The 20-week program, created for Caterpillar, will be taught at the Downtown Pima Community College Campus by Pima instructors.
(Pima Community College photo)
Gov. Doug Ducey attended the launch of an educational partnership between Caterpillar and Pima Community College (PCC) that will allow Caterpillar engineers to develop hands-on skills in welding and machining.
The partnership, known as the Applied Technology Academy, entails a series of hands-on courses to teach engineers and other non-technical professionals fabrication skills. Since many engineers do not get user-end experience with the products they design, developing these skills will allow program participants to become better designers and innovators.
The 20-week program, created for Caterpillar, will be taught at the Downtown Campus by Pima instructors and will kick off two courses: Machining for Non-machinists and Basic Welding for Non-welders. Anticipated future programs include basic woodworking, industrial arts, mechatronics and other applied technology skills. Students who complete the program will earn a Professional Development certificate. In the summer of 2019, courses will open to all students.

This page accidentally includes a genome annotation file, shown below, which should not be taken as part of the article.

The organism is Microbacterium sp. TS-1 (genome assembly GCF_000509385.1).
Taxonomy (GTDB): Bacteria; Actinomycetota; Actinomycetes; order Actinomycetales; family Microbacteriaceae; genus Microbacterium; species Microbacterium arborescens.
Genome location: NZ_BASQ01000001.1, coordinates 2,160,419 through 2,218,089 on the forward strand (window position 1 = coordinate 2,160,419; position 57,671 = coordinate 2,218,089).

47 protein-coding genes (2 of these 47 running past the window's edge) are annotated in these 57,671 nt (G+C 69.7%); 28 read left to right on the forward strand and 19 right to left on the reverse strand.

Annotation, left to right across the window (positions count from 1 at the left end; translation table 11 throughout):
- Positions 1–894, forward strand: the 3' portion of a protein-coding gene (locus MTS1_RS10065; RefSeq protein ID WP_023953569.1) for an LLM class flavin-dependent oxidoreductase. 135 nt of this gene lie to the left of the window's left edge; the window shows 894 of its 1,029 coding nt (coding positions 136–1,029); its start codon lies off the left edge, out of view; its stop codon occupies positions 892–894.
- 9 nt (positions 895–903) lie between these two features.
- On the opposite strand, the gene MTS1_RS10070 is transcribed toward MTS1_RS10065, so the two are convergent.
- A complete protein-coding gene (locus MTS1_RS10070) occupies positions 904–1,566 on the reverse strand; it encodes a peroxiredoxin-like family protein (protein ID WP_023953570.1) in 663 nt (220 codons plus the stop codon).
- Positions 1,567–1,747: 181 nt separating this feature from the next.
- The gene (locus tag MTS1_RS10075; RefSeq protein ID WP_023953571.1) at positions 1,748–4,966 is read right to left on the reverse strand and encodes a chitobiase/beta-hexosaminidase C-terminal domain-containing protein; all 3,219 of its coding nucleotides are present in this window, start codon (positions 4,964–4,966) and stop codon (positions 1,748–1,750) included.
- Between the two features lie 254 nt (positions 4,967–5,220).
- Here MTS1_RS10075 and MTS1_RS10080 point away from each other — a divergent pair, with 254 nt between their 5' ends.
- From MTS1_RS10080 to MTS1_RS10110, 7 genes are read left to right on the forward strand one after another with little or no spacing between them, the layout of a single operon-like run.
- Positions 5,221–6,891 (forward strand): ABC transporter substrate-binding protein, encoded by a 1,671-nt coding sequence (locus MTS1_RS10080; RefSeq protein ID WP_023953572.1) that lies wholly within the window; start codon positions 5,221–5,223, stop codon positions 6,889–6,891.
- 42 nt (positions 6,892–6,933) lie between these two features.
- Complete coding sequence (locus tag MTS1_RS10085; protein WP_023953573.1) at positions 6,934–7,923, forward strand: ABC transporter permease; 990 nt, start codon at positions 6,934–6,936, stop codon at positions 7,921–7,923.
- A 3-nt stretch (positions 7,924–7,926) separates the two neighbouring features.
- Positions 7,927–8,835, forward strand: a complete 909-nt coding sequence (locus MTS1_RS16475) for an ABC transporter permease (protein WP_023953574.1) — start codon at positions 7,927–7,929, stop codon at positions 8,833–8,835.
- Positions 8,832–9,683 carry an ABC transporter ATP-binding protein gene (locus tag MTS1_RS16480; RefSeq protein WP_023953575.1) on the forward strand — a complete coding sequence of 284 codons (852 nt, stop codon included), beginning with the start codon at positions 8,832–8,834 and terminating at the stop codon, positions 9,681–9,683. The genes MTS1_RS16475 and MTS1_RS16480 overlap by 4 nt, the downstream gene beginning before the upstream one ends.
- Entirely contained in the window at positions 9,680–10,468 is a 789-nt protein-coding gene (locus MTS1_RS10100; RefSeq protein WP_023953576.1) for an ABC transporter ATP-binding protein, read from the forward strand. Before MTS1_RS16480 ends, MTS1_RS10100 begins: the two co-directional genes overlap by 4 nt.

“We came to Pima Community College with a vision to develop our employees and further enhance Caterpillar's world-class design capability through the manufacturing trades,” said Jean Savage, vice president of Caterpillar's Surface Mining and Technology Division. “The team at PCC shared our passion for continual learning and for building technical talent in the local community through innovative partnerships like this. The benefits of Applied Technology Academy are tremendous, and we're proud to be part of it.”
“This public-private partnership exemplifies Pima's ability to meet the needs of our employers, and will be a showcase program in our new Center of Excellence in Applied Technology,” said PCC Chancellor Lee Lambert.
“In Arizona's booming, 21st-century economy, we know how important it is to continue growing our workforce knowledge base, skill set and technical training,” said Ducey. “Employment in our state is at an all-time high, and unemployment is at its lowest since 2008. This type of training will equip Arizonans with the skills to take advantage of new and advanced career opportunities across the state.”
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